Chester Wallace made in the Northwest totes do the heavy lifting
At 4E we are always in need of a well made bag to protect our prized possessions from the elements. During a recent trip to Portland, in a store called Canoe, we came across the Chester Wallace tote. To the touch it felt like Filson’s tin cloth. We were sold.
Patrick Long makes them all by hand in his Portland studio, with his locally-sourced team, and releases a few colorways at a time. The standard bag uses #10 waxed canvas, a water repellent fabric for the mildew mornings of the Northwest. Bottoms are reinforced along with every seam, handles are made of nylon and according to Long it’s carried everything from “hammers to watermelons” without a hiccup.
The idea was to design a bag to “carry a six-pack of beers across town on a bike,” he is fond of saying. Long made the prototype 20 years ago and still has it. The brand he named after his two grandfathers has been experimenting with wild fabrics like Swiss and English technical wovens, polyurethane used in aircrafts, heat-sealable options… but the form remains. This is the bag that does the heavy lifting, and has never been called a “murse.”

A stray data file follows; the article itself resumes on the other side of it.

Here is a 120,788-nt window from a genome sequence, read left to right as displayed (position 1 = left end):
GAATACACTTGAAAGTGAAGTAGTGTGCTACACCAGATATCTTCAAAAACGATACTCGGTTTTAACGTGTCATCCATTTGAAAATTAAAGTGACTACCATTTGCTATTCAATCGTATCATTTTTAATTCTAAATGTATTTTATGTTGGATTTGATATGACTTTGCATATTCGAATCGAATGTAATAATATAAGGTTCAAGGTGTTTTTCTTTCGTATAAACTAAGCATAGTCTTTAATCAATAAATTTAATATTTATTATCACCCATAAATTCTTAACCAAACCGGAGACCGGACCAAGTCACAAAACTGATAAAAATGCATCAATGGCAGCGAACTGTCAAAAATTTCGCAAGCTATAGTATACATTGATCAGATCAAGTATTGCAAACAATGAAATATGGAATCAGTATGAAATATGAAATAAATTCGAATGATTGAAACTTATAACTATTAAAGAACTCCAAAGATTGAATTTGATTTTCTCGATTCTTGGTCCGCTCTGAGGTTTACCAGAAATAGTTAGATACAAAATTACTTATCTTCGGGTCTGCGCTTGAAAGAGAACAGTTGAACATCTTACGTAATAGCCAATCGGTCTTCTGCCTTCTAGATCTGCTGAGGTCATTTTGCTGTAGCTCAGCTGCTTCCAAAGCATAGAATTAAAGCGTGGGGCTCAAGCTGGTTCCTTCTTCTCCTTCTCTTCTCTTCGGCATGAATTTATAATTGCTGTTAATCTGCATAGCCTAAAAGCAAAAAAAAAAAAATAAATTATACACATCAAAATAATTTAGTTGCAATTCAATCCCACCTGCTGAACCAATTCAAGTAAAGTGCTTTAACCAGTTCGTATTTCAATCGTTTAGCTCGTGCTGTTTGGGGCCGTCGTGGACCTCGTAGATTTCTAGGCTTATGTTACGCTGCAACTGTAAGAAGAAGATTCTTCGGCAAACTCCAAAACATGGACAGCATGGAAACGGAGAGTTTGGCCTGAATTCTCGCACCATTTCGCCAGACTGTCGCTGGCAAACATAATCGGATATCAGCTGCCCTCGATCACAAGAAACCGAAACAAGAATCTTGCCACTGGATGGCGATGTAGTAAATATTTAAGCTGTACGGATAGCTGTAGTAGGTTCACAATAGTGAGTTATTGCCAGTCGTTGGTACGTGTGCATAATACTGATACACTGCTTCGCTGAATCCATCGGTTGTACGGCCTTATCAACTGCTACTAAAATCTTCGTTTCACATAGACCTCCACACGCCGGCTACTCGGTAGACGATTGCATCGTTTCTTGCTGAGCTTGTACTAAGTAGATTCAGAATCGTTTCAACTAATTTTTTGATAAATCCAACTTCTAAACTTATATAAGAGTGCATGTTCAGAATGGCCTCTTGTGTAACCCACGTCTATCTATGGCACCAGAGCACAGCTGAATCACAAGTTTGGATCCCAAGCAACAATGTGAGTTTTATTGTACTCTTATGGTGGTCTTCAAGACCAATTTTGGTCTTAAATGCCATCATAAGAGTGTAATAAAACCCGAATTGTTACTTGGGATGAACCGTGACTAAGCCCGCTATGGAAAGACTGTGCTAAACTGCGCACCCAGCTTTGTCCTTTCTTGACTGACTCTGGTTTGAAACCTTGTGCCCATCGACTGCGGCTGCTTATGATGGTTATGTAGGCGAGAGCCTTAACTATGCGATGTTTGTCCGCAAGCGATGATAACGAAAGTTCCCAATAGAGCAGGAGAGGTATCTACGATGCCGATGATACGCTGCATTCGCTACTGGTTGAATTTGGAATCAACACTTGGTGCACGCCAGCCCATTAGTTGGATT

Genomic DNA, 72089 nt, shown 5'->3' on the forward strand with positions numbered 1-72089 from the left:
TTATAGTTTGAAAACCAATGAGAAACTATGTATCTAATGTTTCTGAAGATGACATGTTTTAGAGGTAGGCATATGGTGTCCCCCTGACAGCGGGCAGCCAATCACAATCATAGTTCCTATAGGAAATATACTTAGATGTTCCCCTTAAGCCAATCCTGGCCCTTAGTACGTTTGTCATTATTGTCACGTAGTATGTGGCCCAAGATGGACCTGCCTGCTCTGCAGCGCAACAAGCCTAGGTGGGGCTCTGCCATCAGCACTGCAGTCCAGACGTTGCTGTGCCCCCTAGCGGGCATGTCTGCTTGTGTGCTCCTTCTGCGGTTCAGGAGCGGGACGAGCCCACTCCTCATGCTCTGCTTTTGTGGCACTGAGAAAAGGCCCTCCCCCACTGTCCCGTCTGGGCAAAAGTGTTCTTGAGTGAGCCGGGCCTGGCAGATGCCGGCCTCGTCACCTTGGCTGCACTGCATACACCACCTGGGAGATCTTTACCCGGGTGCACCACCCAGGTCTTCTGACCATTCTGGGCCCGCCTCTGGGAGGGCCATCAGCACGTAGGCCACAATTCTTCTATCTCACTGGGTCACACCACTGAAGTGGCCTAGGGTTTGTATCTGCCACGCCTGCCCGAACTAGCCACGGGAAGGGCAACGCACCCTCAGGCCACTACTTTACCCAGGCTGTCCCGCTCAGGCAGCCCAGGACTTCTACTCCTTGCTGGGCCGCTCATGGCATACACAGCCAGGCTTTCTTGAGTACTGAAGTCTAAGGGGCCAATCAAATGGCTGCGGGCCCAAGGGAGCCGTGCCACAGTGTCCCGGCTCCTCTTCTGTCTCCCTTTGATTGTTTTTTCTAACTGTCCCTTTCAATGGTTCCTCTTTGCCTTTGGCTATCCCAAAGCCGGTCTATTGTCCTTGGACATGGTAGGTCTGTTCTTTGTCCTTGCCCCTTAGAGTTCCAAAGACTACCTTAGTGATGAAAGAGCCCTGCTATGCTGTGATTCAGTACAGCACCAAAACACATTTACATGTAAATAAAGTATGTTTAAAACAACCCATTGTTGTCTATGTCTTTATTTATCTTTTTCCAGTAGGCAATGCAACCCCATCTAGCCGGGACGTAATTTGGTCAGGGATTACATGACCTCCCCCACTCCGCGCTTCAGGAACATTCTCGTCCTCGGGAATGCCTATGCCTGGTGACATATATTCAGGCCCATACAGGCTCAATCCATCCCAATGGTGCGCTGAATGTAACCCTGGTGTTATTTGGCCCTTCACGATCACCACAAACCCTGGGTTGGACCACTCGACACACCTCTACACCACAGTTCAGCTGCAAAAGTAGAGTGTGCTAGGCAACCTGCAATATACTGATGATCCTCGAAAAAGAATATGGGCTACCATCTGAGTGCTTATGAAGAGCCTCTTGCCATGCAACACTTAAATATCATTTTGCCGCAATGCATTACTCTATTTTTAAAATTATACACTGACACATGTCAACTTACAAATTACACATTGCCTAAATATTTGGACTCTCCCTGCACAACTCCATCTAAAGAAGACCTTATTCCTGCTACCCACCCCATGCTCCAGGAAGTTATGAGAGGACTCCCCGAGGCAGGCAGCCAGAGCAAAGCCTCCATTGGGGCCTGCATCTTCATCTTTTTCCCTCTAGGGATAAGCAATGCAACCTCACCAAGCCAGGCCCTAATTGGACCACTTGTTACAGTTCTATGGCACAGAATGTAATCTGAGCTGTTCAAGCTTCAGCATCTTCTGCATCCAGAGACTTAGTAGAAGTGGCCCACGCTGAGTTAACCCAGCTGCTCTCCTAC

Long makes around 1,250 a year according to Dwell Magazine, and also earns a healthy living as a freelance illustrator in the advertising world.